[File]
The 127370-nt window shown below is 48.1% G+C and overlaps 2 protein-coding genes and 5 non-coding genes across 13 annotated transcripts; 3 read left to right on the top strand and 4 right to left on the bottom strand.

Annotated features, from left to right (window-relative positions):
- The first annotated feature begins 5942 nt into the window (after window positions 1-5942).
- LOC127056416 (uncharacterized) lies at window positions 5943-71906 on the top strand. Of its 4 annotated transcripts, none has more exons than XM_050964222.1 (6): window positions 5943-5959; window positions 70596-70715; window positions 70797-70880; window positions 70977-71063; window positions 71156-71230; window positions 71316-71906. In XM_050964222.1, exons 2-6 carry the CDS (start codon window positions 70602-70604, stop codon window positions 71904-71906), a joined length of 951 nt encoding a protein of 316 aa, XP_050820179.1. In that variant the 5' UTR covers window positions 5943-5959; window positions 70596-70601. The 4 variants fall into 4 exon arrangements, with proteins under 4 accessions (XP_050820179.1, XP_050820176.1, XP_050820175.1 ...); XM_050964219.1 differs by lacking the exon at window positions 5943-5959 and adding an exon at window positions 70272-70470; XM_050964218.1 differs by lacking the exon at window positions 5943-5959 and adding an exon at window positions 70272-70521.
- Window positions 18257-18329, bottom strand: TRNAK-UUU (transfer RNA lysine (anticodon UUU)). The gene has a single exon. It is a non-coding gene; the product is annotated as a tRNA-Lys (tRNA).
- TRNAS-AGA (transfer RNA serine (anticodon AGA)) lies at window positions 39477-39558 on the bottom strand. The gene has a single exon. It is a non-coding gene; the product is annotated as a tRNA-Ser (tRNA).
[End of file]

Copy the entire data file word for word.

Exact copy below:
The 127370-nt window shown below is 48.1% G+C and overlaps 2 protein-coding genes and 5 non-coding genes across 13 annotated transcripts; 3 read left to right on the top strand and 4 right to left on the bottom strand.

Annotated features, from left to right (window-relative positions):
- The first annotated feature begins 5942 nt into the window (after window positions 1-5942).
- LOC127056416 (uncharacterized) lies at window positions 5943-71906 on the top strand. Of its 4 annotated transcripts, none has more exons than XM_050964222.1 (6): window positions 5943-5959; window positions 70596-70715; window positions 70797-70880; window positions 70977-71063; window positions 71156-71230; window positions 71316-71906. In XM_050964222.1, exons 2-6 carry the CDS (start codon window positions 70602-70604, stop codon window positions 71904-71906), a joined length of 951 nt encoding a protein of 316 aa, XP_050820179.1. In that variant the 5' UTR covers window positions 5943-5959; window positions 70596-70601. The 4 variants fall into 4 exon arrangements, with proteins under 4 accessions (XP_050820179.1, XP_050820176.1, XP_050820175.1 ...); XM_050964219.1 differs by lacking the exon at window positions 5943-5959 and adding an exon at window positions 70272-70470; XM_050964218.1 differs by lacking the exon at window positions 5943-5959 and adding an exon at window positions 70272-70521.
- Window positions 18257-18329, bottom strand: TRNAK-UUU (transfer RNA lysine (anticodon UUU)). The gene has a single exon. It is a non-coding gene; the product is annotated as a tRNA-Lys (tRNA).
- TRNAS-AGA (transfer RNA serine (anticodon AGA)) lies at window positions 39477-39558 on the bottom strand. The gene has a single exon. It is a non-coding gene; the product is annotated as a tRNA-Ser (tRNA).